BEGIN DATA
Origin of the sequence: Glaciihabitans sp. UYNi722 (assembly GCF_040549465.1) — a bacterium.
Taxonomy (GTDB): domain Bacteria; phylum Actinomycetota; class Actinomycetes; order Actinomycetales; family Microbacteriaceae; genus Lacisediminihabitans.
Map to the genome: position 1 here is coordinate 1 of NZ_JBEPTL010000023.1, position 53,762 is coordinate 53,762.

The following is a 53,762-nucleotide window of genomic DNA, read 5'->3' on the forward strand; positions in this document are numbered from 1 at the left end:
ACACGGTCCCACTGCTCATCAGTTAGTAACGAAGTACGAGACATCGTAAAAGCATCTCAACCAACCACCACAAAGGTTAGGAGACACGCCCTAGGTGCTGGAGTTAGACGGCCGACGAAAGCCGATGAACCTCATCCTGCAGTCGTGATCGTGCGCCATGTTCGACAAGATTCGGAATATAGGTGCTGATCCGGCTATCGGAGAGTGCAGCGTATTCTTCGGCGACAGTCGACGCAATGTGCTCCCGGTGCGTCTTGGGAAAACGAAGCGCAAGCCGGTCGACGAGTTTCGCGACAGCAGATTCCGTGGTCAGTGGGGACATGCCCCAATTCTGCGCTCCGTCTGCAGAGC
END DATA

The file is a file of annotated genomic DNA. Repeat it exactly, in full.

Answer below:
Origin of the sequence: Glaciihabitans sp. UYNi722 (assembly GCF_040549465.1) — a bacterium.
Taxonomy (GTDB): domain Bacteria; phylum Actinomycetota; class Actinomycetes; order Actinomycetales; family Microbacteriaceae; genus Lacisediminihabitans.
Map to the genome: position 1 here is coordinate 1 of NZ_JBEPTL010000023.1, position 53,762 is coordinate 53,762.

The following is a 53,762-nucleotide window of genomic DNA, read 5'->3' on the forward strand; positions in this document are numbered from 1 at the left end:
ACACGGTCCCACTGCTCATCAGTTAGTAACGAAGTACGAGACATCGTAAAAGCATCTCAACCAACCACCACAAAGGTTAGGAGACACGCCCTAGGTGCTGGAGTTAGACGGCCGACGAAAGCCGATGAACCTCATCCTGCAGTCGTGATCGTGCGCCATGTTCGACAAGATTCGGAATATAGGTGCTGATCCGGCTATCGGAGAGTGCAGCGTATTCTTCGGCGACAGTCGACGCAATGTGCTCCCGGTGCGTCTTGGGAAAACGAAGCGCAAGCCGGTCGACGAGTTTCGCGACAGCAGATTCCGTGGTCAGTGGGGACATGCCCCAATTCTGCGCTCCGTCTGCAGAGC